This is the second of two posts about my nickname Spacebags Goat. This one focuses on Goat.
One day close to the end of fall quarter, one of my new freshman friends-someone who has taught me the meaning of “whimsy”-ambled up to me and said, “You are Goat.” That’s really the whole story.
My freshman friends call me Spacebags Goat. Spacebags comes from something I posted on their class’ Facebook page last summer. These pages are where you can ask the important questions like “Who else likes taking picture?!??” and “Does it get cold in Seattle? That’s what I’ve heard :(” and “Am I the only one who LOVES country music here?” These questions bring people together around common interests (photography), common conversation topics (the weather, and Seattle’s lack thereof), and uncommon interests (country music). These questions also give returning students who really don’t belong on the page at all the chance to adopt the role of the mother/father/older sibling who has all of the answers. The sophomores—and some juniors—try to hype the freshman up for their first year away from home. I am the king of this. After months of not-school I was salivating for social interaction. The literal “natural thing to do” would have been to avoid Facebook like undercooked cafeteria meat and instead bloom where I was planted, whatever that means. Instead, I opted for the figuratively speaking “natural thing to do,” which was to join the incoming class’ Facebook group and snort up the their questions like an addict.
Wise sophomore me was eager to pass along his knowledge of adjusting to college life. This peaked in a video that I posted on the page. I was in the midst of packing for Seattle, so I made a video about packing. More specifically, I made a video about a very convenient tool that has simplified my packing life, allowing me to say goodbye to the frustration and anxiety that comes along with it. Let me introduce you to a close personal friend of mine: the Space Bag. Imagine a ziploc bag, but big enough to put a torso in—or seven bulky sweaters. You then suck the air out of it with a vacuum cleaner hose, and ta dah! you can fit everything you need to take with you into your luggage without a hassle. Obviously, I’m quite passionate about the Space Bag. I wanted to impart my secret to a new generation of SPUers, so I made them a 10 minute tutorial on how to properly use Space Bags. If any of them were weirded out by the sophomore obsessed with an As Seen on TV product, they had the decorum to keep on scrolling without saying so.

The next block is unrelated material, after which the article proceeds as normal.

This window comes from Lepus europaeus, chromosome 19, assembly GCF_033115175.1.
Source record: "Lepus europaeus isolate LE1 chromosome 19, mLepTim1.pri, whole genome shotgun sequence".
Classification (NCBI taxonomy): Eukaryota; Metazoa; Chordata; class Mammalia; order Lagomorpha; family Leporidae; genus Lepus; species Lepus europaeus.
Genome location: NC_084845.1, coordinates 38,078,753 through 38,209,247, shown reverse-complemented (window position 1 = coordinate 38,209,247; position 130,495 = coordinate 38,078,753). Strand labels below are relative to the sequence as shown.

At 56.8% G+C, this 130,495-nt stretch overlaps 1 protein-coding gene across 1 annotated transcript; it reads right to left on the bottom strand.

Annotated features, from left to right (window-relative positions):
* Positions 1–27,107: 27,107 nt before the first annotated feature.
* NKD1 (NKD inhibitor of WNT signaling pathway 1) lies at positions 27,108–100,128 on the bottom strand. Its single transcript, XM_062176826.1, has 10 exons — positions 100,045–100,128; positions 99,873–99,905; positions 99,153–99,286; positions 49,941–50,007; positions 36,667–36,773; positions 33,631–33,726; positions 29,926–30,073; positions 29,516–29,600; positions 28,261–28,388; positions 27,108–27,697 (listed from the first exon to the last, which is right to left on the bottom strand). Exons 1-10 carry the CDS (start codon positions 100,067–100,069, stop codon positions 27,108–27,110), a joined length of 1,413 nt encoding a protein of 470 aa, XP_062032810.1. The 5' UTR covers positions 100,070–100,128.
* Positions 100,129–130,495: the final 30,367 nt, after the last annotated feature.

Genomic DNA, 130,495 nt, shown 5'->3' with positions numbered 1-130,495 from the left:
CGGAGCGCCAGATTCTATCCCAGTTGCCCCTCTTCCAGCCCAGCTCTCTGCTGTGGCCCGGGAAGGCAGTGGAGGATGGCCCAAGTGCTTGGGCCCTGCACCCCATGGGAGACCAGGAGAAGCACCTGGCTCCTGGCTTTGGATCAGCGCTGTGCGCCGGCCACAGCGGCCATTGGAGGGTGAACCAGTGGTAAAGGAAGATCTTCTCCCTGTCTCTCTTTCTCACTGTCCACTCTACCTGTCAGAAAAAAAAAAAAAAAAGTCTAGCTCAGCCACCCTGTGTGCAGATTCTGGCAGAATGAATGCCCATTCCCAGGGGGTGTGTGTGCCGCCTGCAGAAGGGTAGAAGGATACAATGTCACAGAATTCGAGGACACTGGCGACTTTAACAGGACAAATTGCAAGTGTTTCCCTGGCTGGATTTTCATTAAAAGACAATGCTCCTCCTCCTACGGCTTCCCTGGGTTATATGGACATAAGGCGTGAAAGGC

The first full week of the second quarter of my sophomore year of college is over. And, as it often happens at school, I have gone the week without a post here. Here are a couple of fragments about two strangers I’ve seen in the last week or so.
The first one is something I posted on Facebook while flying back to Seattle a week and a half ago:
There is a bearded old man sitting across the aisle from me in the airplane. So far, he has written a couple stanzas of poetry, the first line of which ended with “solitude,” and ordered the cheese, crackers, and fruit box—he fumbled with the crackers’ wrapper for a solid minute. Now he is on ebay looking through hundreds of antique Persian rugs. When I started writing this status, my intent was to say, “Well isn’t he weird,” but I’ve just realized I might be intruding on the privacy of my future self.
At several times during the flight I felt the strong urge to strike up a conversation with him. I waited for the right moment. Asking a stranger about his solitude poetry seemed inappropriate, but asking to see if he wanted help opening his crackers after watching him struggle for a while might have been a nice gesture. Or, I suppose, it could have made him feel pathetic. After an hour of his persian rug browsing, I considered tapping his shoulder to tell him “I like the pattern on that one” but I didn’t want to make him feel obligated to buy a rug he wasn’t all that interested in. They were at least $150 each, so it would have been an investment.
I didn’t talk to him.
In several days I will be flying back to Seattle. Christmas break will have ended, a month away from Seattle Pacific University will have passed, and I’ll have left behind another year. As I prepare for the new year, starting with Winter Quarter, I have been reading The Brothers Karamazov by Dostoevsky, translated by Pevear and Volokhonsky. I began reading it more than a year ago “for fun,” if that expression actually describes the motivation that drove me to buy the book. But school led me away from Dmitri, Ivan, and Alyosha and into the world of ancient Greece. Before I stopped my attempt to blast through it, I made it approximately a third of the way through.